A1963 Jaguar E-type Lightweight Competition became both the most valuable E-type and most valuable post-1960 Jaguar to ever sell at auction when it fetched $7.37 million (£5.86 million).
The Australian GT Championship-winning car is said to be one of the most original of the 12 Lightweights that Jaguar produced in the early Sixties, which was sold to a telephone bidder during Bonhams’ annual sale of collectors’ cars in Scottsdale, Arizona last week.
It has only had three owners from new and has only covered 4,000 miles in that time.
The auction record-breaking car is the 10th of only 12 E-type Lightweights built, despite an original target of 18 cars. Jaguar recently produced the “missing six” Lightweights, faithful in almost every facet to the original.
Despite the D-type racer’s immense success, including three consecutive victories in the Le Mans 24 Hours from 1955 to 1957, Jaguar was already at work in 1957 on its successor. Its E1A development car eventually became the production E-type, which caused a sensation on its debut at the Geneva motor show in March 1961 – although Jaguar had delivered production E-type Roadsters to racing customers before the car’s official debut.
Lightweights were fitted with aluminum alloy bodies and an aluminum hardtop that strengthened the shell’s rigidity. The 3.8-litre, straight-six racing engines were further upgraded with Lucas fuel injection and dry-sump lubrication, while the chassis featured revised suspension geometry and many other competition parts.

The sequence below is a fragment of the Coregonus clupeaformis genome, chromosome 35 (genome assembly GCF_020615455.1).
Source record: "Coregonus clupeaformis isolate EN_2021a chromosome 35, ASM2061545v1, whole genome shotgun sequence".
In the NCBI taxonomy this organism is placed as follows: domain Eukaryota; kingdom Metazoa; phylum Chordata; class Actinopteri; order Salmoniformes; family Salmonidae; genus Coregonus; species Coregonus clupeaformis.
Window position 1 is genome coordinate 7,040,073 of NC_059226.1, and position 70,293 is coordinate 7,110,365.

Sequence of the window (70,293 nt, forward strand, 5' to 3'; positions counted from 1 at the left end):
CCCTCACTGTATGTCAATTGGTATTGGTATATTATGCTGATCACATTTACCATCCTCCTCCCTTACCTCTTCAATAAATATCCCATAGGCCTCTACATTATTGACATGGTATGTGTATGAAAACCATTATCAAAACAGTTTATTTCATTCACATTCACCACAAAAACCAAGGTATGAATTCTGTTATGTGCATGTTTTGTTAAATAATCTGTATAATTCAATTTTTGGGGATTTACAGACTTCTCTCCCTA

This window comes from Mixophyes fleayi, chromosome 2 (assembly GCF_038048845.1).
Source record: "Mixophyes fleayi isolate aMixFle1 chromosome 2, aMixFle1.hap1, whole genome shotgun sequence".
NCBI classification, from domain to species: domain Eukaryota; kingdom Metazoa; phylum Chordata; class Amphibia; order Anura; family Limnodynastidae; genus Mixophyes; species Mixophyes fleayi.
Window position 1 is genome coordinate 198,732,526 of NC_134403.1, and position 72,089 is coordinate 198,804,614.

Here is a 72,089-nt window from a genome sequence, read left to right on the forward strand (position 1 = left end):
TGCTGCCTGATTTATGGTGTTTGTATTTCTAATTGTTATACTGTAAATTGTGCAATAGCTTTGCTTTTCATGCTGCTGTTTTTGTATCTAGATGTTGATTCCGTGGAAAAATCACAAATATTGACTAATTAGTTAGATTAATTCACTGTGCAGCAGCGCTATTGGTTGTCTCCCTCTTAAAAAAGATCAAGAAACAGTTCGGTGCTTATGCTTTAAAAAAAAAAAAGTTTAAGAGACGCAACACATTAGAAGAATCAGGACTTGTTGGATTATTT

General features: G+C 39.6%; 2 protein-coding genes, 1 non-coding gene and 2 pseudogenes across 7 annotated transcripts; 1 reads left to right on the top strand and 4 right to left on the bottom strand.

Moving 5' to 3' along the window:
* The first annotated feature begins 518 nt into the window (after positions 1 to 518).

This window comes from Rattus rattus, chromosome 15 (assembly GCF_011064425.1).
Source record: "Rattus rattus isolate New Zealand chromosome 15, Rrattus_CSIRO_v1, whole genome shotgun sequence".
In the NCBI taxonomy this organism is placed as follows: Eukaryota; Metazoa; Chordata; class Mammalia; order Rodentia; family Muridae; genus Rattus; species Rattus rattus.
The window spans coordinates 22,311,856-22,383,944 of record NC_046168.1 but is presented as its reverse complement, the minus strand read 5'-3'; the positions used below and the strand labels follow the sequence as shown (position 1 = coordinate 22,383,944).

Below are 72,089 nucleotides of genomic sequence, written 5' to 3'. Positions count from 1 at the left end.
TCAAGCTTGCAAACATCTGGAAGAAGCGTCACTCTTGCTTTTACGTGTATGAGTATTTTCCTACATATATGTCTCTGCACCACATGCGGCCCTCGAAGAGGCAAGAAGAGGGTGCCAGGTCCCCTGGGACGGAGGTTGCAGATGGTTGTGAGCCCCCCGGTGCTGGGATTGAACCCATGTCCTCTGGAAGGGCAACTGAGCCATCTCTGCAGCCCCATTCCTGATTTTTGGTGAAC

As Jaguar didn’t intend to build enough cars for the Lightweight to be homologated separately, the model was passed off as part of the production E-type family even though very few parts were shared, and it was never formally marketed or acknowledged in sales materials.
The first two purpose-built Lightweights were completed for the 12 Hours of Sebring in March 1963, while at the 24 Hours of Le Mans that June, Briggs Cunningham entered three Lightweights with official support from the factory.
At the same auction, Bonhams also sold a former Scuderia Ferrari 1952 Ferrari 340 America Vignale Spider competition car for $6.38 million (£5.05 million) – a new world auction record for the model. It was driven in period by noted factory drivers in almost every prominent race, including the Mille Miglia, Le Mans 24 Hours and Targa Florio.
Another top seller was the Pebble Beach Concours d’Elegance multiple prize-winning 1928 Mercedes-Benz Type S 26/120/180 Supercharged Sports Tourer. Undeniably the fastest car of its day, it symbolises the elegance, performance and sheer quality that is still associated with the German marque today. It sold for $4.81 million (£3.84 million)
Ferraris performed characteristically well, with the 1960 Ferrari 250 GT Series II Cabriolet making a very respectable $1,430,000 (£1.14 million). Rather more affordable was a 1984 Ferrari 308 GTS Quattrovalvole apparently used by Tom Selleck in the Magnum PI TV series, which fetched $181,500 (£144,590).